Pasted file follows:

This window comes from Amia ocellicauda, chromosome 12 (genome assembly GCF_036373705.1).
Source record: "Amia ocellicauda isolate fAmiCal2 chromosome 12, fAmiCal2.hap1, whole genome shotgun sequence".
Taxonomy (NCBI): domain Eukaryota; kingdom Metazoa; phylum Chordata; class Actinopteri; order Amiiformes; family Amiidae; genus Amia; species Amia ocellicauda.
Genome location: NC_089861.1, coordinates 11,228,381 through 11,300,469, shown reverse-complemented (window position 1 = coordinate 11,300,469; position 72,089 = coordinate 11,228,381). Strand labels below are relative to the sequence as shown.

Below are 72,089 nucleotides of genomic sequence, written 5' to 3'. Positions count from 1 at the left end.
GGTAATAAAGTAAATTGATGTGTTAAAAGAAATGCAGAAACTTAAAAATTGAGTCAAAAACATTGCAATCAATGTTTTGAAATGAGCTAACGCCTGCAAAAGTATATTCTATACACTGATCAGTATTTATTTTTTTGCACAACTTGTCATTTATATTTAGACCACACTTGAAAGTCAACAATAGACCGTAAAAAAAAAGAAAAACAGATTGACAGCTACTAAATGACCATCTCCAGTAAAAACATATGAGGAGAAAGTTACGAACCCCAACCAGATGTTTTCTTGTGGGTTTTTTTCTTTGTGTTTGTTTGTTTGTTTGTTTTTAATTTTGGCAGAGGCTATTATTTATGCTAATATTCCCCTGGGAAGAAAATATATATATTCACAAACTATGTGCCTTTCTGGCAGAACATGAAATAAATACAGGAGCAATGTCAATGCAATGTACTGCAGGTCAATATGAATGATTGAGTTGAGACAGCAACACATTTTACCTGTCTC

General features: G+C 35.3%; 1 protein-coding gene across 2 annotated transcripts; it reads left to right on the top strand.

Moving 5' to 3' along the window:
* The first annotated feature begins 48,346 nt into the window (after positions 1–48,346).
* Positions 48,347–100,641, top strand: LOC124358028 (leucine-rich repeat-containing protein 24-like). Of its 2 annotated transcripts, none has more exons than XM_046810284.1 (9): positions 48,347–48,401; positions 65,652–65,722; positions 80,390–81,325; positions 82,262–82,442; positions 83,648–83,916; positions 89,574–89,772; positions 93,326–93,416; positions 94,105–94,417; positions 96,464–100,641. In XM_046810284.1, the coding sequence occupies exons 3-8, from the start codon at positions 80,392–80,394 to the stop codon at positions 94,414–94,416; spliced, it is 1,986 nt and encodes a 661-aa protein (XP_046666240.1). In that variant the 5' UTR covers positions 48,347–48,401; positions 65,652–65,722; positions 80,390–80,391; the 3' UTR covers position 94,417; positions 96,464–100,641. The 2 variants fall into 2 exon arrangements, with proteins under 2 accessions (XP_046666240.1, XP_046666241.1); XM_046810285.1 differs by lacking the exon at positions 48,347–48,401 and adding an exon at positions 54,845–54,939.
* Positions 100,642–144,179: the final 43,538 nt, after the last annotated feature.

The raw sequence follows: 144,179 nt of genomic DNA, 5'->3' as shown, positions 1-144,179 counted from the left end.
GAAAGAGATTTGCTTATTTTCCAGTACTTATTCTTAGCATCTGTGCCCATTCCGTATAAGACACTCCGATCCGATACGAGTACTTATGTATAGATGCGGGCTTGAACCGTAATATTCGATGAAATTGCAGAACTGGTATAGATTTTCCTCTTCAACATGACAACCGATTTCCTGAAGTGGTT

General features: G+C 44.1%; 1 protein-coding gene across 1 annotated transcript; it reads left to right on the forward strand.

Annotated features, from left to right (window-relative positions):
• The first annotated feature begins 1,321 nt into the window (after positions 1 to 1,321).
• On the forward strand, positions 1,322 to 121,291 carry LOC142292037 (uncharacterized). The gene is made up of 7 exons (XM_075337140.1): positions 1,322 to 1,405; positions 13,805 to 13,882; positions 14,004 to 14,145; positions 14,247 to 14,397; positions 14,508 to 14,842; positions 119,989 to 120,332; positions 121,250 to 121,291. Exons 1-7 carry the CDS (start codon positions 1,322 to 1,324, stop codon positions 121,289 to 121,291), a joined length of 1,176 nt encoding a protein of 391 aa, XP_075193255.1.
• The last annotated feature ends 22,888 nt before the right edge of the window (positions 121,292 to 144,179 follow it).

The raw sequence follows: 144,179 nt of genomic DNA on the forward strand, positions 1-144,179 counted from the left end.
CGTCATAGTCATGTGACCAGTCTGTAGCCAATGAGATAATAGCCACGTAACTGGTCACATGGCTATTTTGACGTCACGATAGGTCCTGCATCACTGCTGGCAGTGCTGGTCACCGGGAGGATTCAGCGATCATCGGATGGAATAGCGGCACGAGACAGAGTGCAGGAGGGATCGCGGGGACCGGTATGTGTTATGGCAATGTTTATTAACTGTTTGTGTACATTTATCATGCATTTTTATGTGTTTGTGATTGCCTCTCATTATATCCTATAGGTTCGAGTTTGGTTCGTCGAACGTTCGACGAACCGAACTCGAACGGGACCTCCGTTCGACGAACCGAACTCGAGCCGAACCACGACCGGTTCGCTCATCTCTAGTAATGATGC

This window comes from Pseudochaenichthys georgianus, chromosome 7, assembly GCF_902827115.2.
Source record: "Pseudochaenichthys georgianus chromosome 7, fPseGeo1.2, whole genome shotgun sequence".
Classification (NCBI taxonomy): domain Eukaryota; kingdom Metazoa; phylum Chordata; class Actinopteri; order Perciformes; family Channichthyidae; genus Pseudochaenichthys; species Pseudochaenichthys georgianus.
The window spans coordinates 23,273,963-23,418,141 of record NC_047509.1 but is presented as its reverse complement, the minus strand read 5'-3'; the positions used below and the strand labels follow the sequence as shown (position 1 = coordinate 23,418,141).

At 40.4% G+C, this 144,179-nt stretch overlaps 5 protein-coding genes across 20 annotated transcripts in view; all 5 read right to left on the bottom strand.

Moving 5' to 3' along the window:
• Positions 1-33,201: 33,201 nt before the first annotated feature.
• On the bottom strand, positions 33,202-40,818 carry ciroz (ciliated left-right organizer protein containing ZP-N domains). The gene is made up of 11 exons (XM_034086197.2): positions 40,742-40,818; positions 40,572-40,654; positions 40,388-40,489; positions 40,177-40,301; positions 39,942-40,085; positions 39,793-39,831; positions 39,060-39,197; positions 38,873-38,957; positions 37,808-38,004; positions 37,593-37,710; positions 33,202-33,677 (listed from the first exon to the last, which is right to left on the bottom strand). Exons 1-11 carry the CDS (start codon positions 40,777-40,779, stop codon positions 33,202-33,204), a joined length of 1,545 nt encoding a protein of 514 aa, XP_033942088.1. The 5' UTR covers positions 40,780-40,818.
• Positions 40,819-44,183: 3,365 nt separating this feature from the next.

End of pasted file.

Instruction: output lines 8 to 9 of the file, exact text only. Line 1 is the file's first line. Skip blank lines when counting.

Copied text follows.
Moving 5' to 3' along the window:
* The first annotated feature begins 48,346 nt into the window (after positions 1–48,346).